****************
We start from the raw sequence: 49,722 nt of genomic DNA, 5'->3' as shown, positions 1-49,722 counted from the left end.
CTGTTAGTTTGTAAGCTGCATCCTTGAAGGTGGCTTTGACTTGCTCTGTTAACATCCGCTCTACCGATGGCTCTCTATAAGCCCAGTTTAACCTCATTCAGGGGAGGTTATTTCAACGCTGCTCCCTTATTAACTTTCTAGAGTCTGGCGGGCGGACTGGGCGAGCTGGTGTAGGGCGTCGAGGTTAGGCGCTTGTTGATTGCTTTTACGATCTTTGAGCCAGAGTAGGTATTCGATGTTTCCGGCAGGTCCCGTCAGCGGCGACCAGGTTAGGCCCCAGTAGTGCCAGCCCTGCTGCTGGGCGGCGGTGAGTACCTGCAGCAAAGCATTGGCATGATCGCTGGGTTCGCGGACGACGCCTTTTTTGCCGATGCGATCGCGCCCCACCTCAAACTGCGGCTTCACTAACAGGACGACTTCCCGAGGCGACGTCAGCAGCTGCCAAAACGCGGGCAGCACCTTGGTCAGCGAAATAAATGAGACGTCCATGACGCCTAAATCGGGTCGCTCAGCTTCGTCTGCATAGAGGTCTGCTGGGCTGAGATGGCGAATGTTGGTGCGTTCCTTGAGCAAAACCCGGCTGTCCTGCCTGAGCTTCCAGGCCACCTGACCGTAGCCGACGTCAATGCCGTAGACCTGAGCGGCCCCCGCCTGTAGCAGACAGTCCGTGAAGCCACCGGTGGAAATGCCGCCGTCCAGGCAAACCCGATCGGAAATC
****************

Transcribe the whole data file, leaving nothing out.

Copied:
We start from the raw sequence: 49,722 nt of genomic DNA, 5'->3' as shown, positions 1-49,722 counted from the left end.
CTGTTAGTTTGTAAGCTGCATCCTTGAAGGTGGCTTTGACTTGCTCTGTTAACATCCGCTCTACCGATGGCTCTCTATAAGCCCAGTTTAACCTCATTCAGGGGAGGTTATTTCAACGCTGCTCCCTTATTAACTTTCTAGAGTCTGGCGGGCGGACTGGGCGAGCTGGTGTAGGGCGTCGAGGTTAGGCGCTTGTTGATTGCTTTTACGATCTTTGAGCCAGAGTAGGTATTCGATGTTTCCGGCAGGTCCCGTCAGCGGCGACCAGGTTAGGCCCCAGTAGTGCCAGCCCTGCTGCTGGGCGGCGGTGAGTACCTGCAGCAAAGCATTGGCATGATCGCTGGGTTCGCGGACGACGCCTTTTTTGCCGATGCGATCGCGCCCCACCTCAAACTGCGGCTTCACTAACAGGACGACTTCCCGAGGCGACGTCAGCAGCTGCCAAAACGCGGGCAGCACCTTGGTCAGCGAAATAAATGAGACGTCCATGACGCCTAAATCGGGTCGCTCAGCTTCGTCTGCATAGAGGTCTGCTGGGCTGAGATGGCGAATGTTGGTGCGTTCCTTGAGCAAAACCCGGCTGTCCTGCCTGAGCTTCCAGGCCACCTGACCGTAGCCGACGTCAATGCCGTAGACCTGAGCGGCCCCCGCCTGTAGCAGACAGTCCGTGAAGCCACCGGTGGAAATGCCGCCGTCCAGGCAAACCCGATCGGAAATC